Martsman: First of all, I have to say that I am not part of the Drum & Bass scene here for as long as several other German producers are. The first contacts with the scene were around 2000 I’d say, and it took another 3-4 years until I started playing out and got into producing properly. So, basically, as things are just starting up for me at the moment I am also just getting involved in the German Drum & Bass scene gradually. However, I was pretty hard to find like-minded people over here. That’s why I’d say I am now in contact with more people outside of Germany than within the country. Nevertheless, there is a growing amount of leftfield producers and DJs here I am in contact with. Cycom from Hamburg, who has releases out on Santorin Records and Alphacut as well as forthcoming bits on Counter Intelligence, Breakin and Transmute and is also active member of Plainaudio, DJ Con.Struct, a promoter from Leipzig and artist of Outsider Recordings, LXC, the Alphacut labelhead, Bad Matter from Berlin (Intransigent Records, Alphacut), the NSF crew from Mannheim (Soothsayer, Exegene), of course all the guys from Plainaudio and quite a bunch of other DJs and promoters. Apparently, when you’re doing leftfield Drum & Bass, you can’t survive music-wise without networking outside of Germany. However, there’s a noticable movement going on here at the moment. And it also depends on where you live. When I moved to Berlin in April, I experienced a much larger audience and also a wider spectrum of musical styles in Drum & Bass, than in Karlsruhe, where I lived before and where people were mostly into one particular style of Drum & Bass which I couldn’t force myself to neither produce nor spin.
khal: In speaking with you previously, I hear you do A&R for Plainaudio. How did that opportunity come about?
Martsman: Plainaudio was founded by Iaka in 2001. After two vinyl releases (Cycom, Barth) the label took a break and relaunched again in 2005 as a netlabel for Drum & Bass as well as Electronica and Experimental. First I was asked to do a release for them and by that time I got involved with the organization as well. Plainaudio is currently run by Iaka and Cycom from Hamburg, Buzz from Dortmund and Flowpro and myself from Berlin.
khal: Speaking of Plainaudio, not only have you put out *free* releases for them, but you have two releases under your belt for the Exegene net label. How do you feel about giving your music away for free? Do you think releases like these will help ease up the p2p trading of mp3s?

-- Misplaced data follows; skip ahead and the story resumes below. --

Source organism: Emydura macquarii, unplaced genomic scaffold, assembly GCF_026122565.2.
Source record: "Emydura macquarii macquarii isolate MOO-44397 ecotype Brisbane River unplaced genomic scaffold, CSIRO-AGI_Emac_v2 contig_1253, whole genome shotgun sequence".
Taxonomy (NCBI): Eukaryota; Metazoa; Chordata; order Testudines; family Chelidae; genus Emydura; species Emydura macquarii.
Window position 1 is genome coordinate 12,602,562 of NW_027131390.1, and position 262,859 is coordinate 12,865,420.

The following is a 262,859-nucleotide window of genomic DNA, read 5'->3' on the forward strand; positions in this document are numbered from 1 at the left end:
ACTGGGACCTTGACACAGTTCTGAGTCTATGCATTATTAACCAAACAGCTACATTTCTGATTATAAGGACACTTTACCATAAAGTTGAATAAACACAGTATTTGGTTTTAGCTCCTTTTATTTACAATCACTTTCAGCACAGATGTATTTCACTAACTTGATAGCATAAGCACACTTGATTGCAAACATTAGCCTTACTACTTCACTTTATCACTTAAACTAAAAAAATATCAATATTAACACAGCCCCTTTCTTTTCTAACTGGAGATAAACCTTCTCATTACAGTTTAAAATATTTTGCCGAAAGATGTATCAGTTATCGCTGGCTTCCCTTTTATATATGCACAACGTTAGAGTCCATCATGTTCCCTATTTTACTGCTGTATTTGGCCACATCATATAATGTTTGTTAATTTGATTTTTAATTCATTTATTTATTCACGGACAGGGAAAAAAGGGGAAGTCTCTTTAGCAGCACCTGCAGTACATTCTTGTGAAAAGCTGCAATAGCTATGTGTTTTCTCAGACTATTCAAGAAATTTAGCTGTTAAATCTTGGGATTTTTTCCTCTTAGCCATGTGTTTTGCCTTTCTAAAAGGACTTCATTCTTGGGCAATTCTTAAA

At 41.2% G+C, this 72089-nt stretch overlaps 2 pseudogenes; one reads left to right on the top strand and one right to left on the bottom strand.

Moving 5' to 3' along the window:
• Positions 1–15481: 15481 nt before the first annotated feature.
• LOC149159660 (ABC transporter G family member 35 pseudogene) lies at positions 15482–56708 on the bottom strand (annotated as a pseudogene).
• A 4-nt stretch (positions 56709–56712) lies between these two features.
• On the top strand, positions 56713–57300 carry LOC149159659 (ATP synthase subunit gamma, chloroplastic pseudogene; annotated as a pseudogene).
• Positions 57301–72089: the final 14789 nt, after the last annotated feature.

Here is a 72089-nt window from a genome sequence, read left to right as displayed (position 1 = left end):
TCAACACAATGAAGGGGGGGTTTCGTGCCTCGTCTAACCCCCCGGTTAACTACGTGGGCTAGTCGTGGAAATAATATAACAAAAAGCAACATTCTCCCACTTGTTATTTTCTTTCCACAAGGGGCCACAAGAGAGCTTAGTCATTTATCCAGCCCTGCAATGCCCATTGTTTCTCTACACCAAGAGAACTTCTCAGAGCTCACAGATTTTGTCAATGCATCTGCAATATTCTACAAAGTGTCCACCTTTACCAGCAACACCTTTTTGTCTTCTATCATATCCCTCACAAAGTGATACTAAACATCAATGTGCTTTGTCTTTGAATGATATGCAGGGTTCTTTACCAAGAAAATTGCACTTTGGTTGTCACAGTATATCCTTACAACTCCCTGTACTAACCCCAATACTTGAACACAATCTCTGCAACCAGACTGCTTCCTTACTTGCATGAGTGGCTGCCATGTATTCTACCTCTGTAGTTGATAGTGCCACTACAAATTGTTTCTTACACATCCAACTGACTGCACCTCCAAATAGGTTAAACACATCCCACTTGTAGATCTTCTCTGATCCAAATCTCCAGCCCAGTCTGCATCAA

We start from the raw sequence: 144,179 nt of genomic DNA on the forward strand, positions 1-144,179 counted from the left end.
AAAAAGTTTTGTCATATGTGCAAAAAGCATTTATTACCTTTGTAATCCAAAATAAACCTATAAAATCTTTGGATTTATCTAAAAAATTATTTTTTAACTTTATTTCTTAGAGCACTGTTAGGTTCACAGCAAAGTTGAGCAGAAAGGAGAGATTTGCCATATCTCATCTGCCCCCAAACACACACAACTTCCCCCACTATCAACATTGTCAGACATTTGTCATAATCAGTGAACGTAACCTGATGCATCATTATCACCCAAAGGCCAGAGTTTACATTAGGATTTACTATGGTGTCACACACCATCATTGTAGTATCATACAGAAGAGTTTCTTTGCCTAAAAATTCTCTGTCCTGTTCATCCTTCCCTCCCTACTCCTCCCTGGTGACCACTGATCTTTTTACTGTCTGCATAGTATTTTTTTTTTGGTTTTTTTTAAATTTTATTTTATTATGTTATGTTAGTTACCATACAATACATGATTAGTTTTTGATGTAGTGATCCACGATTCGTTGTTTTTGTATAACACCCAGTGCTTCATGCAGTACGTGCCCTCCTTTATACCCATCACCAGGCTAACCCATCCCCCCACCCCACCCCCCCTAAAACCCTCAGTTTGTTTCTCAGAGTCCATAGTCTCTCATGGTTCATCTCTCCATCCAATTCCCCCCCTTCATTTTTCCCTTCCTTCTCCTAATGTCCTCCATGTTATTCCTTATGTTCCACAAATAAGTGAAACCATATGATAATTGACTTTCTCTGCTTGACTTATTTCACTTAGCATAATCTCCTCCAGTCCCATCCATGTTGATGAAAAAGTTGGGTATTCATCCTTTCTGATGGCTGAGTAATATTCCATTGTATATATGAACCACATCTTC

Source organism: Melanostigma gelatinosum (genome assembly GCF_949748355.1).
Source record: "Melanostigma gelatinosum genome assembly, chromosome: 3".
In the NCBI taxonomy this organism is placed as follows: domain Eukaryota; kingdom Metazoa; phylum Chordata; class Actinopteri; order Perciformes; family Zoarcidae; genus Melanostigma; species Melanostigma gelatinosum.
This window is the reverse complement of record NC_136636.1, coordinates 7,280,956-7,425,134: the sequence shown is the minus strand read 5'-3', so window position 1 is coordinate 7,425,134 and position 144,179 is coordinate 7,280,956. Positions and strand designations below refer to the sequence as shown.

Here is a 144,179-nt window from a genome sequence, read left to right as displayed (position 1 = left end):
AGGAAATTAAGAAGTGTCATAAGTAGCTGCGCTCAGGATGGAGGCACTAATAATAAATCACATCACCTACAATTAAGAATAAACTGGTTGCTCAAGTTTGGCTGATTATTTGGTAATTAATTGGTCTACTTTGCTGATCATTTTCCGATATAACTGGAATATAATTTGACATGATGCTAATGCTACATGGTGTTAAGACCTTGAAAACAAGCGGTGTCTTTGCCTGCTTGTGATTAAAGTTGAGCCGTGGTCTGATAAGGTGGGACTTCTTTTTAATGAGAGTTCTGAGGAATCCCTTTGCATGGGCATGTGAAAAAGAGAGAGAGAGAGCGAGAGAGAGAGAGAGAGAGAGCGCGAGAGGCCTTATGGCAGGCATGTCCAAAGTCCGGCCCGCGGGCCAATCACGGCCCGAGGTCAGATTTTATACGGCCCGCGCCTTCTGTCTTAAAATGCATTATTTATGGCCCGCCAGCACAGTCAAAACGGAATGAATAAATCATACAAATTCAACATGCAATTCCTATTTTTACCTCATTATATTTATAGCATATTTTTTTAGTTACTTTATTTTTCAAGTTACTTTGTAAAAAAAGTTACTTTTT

Martsman: The main point about netlabels in my opinion is, that, when they are led well, they can reach a much wider audience than vinyl-only labels could ever do – due to podcasts and distribution via blogs, e.g. Plainaudio tracks are distributed via Starfrosch, Europe’s biggest podcast for electronic music. Thanks to that fact we have download rates up to over 20,000 with certain releases at present, steadily growing. As most of the stuff we provide is more musical than the usual DJ-tools, it is not the kind of music that would easily sell on bigger vinyl labels anyway. Therefore, putting tunes out on a netlabel in the context of a release seems to be an adequate way to avoid real gems being lost over time. Don’t get me wrong, there are more and more vinyl-labels out there, that sign and put out this kind of Drum & Bass, but compared to the output of the producers, there are still too few labels to cope with the amount of tracks being done, which are worth to see a release. You often see talented producers give away some of their tracks for free on internet boards nowadays – so why not do it more officially plus promote the tracks in a way they deserve?! Additionally, I consider Netlabels an appropriate way to support artists that aren’t signed to a bigger label yet – they can work like a promotional platform. As far as the p2p problem is concerned – I might be taking it too easy in this concern, but putting out music on vinyl only means putting out music for the DJs only. I suppose most of the people downloading MP3s via p2p networks are music lovers who don’t have the chance to get the tunes else than on vinyl – which doesn’t make sense, when you’re not a DJ, especially when you have to pay the same amount of money for a 12” as for a full CD album. I can’t believe that DJs seriously play out pirated MP3s, at least not if it is still possible to get a copy on wax. And if they do so, shame on them! There are ways to ease the whole problem though. Offshore’s complete back catalogue can be bought on Warp’s BLEEP.com e.g. Other labels provide their tunes on Beatport for just a few bucks. I think that’s a good solution – it doesn’t really solve the problem with p2p, but at least it is an alternative for the non-DJ-audience to get the music they like legally.